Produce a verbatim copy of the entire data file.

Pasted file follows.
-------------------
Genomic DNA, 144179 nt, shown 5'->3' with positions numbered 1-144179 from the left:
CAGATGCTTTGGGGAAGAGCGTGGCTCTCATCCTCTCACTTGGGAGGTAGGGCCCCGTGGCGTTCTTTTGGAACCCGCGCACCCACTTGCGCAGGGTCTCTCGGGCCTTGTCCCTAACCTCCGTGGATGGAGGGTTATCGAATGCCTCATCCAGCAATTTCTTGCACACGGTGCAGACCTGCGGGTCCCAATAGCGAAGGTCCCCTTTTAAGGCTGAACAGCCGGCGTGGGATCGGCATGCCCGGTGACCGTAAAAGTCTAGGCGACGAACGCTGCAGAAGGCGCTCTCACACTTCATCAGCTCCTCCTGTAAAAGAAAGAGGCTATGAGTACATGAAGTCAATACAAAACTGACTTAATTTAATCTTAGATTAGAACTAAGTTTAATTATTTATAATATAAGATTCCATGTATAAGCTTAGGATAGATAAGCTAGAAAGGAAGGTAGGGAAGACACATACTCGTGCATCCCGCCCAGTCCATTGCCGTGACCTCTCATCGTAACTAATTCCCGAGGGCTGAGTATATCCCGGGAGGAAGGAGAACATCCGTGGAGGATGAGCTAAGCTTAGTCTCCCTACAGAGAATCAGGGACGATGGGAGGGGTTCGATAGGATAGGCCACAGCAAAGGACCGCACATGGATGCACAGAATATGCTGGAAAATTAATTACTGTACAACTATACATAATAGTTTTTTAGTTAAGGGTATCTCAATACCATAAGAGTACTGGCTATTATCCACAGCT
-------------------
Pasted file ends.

Genomic DNA, 144179 nt, shown 5'->3' with positions numbered 1-144179 from the left:
CAGATGCTTTGGGGAAGAGCGTGGCTCTCATCCTCTCACTTGGGAGGTAGGGCCCCGTGGCGTTCTTTTGGAACCCGCGCACCCACTTGCGCAGGGTCTCTCGGGCCTTGTCCCTAACCTCCGTGGATGGAGGGTTATCGAATGCCTCATCCAGCAATTTCTTGCACACGGTGCAGACCTGCGGGTCCCAATAGCGAAGGTCCCCTTTTAAGGCTGAACAGCCGGCGTGGGATCGGCATGCCCGGTGACCGTAAAAGTCTAGGCGACGAACGCTGCAGAAGGCGCTCTCACACTTCATCAGCTCCTCCTGTAAAAGAAAGAGGCTATGAGTACATGAAGTCAATACAAAACTGACTTAATTTAATCTTAGATTAGAACTAAGTTTAATTATTTATAATATAAGATTCCATGTATAAGCTTAGGATAGATAAGCTAGAAAGGAAGGTAGGGAAGACACATACTCGTGCATCCCGCCCAGTCCATTGCCGTGACCTCTCATCGTAACTAATTCCCGAGGGCTGAGTATATCCCGGGAGGAAGGAGAACATCCGTGGAGGATGAGCTAAGCTTAGTCTCCCTACAGAGAATCAGGGACGATGGGAGGGGTTCGATAGGATAGGCCACAGCAAAGGACCGCACATGGATGCACAGAATATGCTGGAAAATTAATTACTGTACAACTATACATAATAGTTTTTTAGTTAAGGGTATCTCAATACCATAAGAGTACTGGCTATTATCCACAGCT